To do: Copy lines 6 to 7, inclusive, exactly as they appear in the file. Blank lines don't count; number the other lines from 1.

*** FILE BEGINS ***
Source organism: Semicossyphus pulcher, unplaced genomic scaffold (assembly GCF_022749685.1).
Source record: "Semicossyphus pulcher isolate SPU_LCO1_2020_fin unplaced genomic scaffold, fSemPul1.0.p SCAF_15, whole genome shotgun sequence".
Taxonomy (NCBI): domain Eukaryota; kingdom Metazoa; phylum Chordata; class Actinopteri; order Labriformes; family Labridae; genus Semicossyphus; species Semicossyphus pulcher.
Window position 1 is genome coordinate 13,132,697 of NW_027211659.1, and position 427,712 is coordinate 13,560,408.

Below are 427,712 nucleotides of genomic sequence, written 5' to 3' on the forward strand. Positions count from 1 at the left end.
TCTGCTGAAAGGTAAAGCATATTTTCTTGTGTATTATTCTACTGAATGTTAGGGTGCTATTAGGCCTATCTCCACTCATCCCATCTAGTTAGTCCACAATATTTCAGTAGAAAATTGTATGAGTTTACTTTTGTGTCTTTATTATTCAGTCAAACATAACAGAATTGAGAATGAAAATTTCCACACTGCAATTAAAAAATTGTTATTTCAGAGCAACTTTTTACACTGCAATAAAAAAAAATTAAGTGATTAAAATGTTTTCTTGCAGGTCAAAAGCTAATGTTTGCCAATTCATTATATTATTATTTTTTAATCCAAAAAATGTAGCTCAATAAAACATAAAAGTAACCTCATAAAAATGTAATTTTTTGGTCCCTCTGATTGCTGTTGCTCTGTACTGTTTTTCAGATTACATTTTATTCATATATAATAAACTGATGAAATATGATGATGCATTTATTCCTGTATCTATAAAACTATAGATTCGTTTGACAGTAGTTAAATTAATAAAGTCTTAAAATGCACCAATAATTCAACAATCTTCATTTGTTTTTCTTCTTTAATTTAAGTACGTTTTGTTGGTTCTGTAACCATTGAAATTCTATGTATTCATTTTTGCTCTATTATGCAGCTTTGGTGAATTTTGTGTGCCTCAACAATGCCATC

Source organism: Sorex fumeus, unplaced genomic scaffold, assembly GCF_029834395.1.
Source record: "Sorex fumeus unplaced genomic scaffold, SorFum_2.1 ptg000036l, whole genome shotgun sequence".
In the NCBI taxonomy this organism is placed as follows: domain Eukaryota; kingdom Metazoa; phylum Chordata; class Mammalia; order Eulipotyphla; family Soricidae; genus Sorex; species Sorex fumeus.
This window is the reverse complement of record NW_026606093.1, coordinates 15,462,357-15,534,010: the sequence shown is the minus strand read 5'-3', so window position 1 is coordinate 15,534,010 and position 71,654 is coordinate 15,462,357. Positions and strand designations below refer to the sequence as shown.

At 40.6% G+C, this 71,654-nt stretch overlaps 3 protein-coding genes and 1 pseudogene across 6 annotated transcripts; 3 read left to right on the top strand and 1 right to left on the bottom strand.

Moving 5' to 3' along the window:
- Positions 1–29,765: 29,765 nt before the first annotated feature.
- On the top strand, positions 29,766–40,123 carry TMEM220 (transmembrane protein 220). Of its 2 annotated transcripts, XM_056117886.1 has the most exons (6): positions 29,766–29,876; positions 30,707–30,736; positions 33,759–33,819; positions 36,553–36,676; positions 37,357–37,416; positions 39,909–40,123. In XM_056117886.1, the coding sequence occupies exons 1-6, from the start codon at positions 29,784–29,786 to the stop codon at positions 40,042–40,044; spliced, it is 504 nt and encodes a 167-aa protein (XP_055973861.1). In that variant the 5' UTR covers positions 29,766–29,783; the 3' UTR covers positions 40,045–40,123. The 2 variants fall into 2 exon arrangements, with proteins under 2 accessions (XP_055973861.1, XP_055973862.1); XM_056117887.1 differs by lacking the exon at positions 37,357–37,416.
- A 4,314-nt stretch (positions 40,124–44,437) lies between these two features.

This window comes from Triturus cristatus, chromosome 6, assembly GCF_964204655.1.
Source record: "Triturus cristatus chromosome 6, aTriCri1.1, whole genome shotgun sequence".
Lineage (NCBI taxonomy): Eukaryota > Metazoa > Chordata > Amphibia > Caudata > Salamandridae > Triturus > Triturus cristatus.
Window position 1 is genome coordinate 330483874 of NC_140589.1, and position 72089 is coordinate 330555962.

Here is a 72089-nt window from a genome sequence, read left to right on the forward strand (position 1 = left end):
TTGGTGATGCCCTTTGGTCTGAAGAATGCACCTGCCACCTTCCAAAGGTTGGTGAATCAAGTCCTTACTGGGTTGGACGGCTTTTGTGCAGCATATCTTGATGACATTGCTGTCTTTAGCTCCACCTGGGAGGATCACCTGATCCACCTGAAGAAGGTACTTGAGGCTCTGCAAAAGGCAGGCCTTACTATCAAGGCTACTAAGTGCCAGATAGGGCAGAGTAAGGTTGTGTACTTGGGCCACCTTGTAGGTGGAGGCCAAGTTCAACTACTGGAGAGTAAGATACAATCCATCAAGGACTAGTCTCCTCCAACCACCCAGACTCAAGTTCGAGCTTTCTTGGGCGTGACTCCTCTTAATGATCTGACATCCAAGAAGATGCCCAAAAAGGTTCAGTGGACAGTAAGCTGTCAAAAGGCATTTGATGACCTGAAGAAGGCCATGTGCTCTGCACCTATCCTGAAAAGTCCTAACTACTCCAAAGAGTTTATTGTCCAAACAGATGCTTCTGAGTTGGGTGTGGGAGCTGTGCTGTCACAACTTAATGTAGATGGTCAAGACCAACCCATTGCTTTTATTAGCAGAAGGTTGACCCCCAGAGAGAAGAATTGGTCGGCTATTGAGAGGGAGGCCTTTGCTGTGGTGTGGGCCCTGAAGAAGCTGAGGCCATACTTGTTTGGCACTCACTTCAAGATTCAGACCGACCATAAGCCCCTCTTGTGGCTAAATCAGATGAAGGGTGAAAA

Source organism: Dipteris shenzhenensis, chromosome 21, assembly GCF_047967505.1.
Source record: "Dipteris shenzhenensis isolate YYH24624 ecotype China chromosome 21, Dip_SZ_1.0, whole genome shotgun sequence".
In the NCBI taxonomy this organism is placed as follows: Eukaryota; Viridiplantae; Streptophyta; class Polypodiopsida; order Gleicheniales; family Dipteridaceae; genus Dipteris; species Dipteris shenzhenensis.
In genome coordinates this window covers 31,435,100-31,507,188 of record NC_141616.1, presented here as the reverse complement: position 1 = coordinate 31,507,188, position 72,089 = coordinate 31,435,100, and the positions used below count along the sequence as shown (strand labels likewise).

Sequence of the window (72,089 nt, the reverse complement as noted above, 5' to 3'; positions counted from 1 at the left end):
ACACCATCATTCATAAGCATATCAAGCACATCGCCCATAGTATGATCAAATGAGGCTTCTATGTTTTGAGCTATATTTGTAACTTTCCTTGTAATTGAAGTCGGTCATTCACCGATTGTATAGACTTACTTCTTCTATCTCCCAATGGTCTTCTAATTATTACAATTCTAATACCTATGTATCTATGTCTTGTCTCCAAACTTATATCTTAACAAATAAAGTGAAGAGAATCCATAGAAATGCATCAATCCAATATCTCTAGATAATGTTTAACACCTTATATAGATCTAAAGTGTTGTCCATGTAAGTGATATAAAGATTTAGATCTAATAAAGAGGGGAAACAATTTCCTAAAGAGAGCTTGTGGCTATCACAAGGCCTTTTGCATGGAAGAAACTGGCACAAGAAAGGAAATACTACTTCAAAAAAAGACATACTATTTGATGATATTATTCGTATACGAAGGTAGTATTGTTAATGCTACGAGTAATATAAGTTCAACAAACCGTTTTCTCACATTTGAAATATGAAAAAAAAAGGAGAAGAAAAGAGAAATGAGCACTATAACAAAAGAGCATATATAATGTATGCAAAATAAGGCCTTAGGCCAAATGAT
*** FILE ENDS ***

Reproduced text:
TCTGCTGAAAGGTAAAGCATATTTTCTTGTGTATTATTCTACTGAATGTTAGGGTGCTATTAGGCCTATCTCCACTCATCCCATCTAGTTAGTCCACAATATTTCAGTAGAAAATTGTATGAGTTTACTTTTGTGTCTTTATTATTCAGTCAAACATAACAGAATTGAGAATGAAAATTTCCACACTGCAATTAAAAAATTGTTATTTCAGAGCAACTTTTTACACTGCAATAAAAAAAAATTAAGTGATTAAAATGTTTTCTTGCAGGTCAAAAGCTAATGTTTGCCAATTCATTATATTATTATTTTTTAATCCAAAAAATGTAGCTCAATAAAACATAAAAGTAACCTCATAAAAATGTAATTTTTTGGTCCCTCTGATTGCTGTTGCTCTGTACTGTTTTTCAGATTACATTTTATTCATATATAATAAACTGATGAAATATGATGATGCATTTATTCCTGTATCTATAAAACTATAGATTCGTTTGACAGTAGTTAAATTAATAAAGTCTTAAAATGCACCAATAATTCAACAATCTTCATTTGTTTTTCTTCTTTAATTTAAGTACGTTTTGTTGGTTCTGTAACCATTGAAATTCTATGTATTCATTTTTGCTCTATTATGCAGCTTTGGTGAATTTTGTGTGCCTCAACAATGCCATC

Source organism: Sorex fumeus, unplaced genomic scaffold, assembly GCF_029834395.1.